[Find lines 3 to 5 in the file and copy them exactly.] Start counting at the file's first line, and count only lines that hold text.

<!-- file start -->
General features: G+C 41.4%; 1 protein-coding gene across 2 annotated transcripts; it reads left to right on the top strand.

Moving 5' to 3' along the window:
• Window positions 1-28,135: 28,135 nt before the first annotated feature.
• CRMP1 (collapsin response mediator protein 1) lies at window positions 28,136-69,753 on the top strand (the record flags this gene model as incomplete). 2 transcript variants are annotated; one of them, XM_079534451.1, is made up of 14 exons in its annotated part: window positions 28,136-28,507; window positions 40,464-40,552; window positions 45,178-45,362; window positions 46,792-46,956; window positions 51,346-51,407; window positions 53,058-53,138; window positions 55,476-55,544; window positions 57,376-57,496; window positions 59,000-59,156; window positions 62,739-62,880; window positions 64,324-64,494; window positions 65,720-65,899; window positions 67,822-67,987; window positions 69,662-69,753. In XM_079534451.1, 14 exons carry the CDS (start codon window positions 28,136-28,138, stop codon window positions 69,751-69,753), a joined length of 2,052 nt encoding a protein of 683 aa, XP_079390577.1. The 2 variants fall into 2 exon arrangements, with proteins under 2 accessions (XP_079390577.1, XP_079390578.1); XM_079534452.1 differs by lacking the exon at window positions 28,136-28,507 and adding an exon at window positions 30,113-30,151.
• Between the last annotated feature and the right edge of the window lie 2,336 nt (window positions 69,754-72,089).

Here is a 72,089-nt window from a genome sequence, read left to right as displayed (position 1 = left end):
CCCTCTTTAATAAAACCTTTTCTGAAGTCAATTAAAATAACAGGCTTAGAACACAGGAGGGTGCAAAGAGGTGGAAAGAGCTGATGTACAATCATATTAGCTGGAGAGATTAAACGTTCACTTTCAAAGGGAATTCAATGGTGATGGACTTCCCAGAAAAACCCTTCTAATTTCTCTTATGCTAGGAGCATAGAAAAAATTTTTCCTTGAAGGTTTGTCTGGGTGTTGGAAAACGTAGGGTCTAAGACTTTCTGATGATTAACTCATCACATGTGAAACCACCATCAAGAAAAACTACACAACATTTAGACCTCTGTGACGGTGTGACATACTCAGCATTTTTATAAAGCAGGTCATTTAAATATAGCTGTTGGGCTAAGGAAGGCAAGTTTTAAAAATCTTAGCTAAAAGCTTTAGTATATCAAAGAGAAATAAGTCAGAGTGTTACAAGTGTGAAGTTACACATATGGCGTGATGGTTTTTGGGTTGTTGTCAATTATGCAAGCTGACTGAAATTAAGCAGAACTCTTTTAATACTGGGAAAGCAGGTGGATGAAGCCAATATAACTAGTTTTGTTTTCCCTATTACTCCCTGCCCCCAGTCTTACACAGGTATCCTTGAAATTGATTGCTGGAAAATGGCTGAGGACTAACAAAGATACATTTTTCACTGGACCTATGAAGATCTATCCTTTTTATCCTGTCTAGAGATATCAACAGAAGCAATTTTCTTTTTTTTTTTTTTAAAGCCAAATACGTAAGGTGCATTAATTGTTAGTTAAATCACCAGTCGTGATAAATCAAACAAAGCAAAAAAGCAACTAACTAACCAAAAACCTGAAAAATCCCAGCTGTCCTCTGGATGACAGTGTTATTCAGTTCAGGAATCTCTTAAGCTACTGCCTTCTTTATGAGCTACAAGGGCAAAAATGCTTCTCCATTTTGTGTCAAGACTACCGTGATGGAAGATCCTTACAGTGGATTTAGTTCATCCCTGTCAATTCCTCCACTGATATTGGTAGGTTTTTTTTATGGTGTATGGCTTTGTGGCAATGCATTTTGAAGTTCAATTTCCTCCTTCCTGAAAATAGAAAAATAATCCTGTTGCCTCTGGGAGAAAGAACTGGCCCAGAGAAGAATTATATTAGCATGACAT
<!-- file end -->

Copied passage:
• Window positions 1-28,135: 28,135 nt before the first annotated feature.
• CRMP1 (collapsin response mediator protein 1) lies at window positions 28,136-69,753 on the top strand (the record flags this gene model as incomplete). 2 transcript variants are annotated; one of them, XM_079534451.1, is made up of 14 exons in its annotated part: window positions 28,136-28,507; window positions 40,464-40,552; window positions 45,178-45,362; window positions 46,792-46,956; window positions 51,346-51,407; window positions 53,058-53,138; window positions 55,476-55,544; window positions 57,376-57,496; window positions 59,000-59,156; window positions 62,739-62,880; window positions 64,324-64,494; window positions 65,720-65,899; window positions 67,822-67,987; window positions 69,662-69,753. In XM_079534451.1, 14 exons carry the CDS (start codon window positions 28,136-28,138, stop codon window positions 69,751-69,753), a joined length of 2,052 nt encoding a protein of 683 aa, XP_079390577.1. The 2 variants fall into 2 exon arrangements, with proteins under 2 accessions (XP_079390577.1, XP_079390578.1); XM_079534452.1 differs by lacking the exon at window positions 28,136-28,507 and adding an exon at window positions 30,113-30,151.
• Between the last annotated feature and the right edge of the window lie 2,336 nt (window positions 69,754-72,089).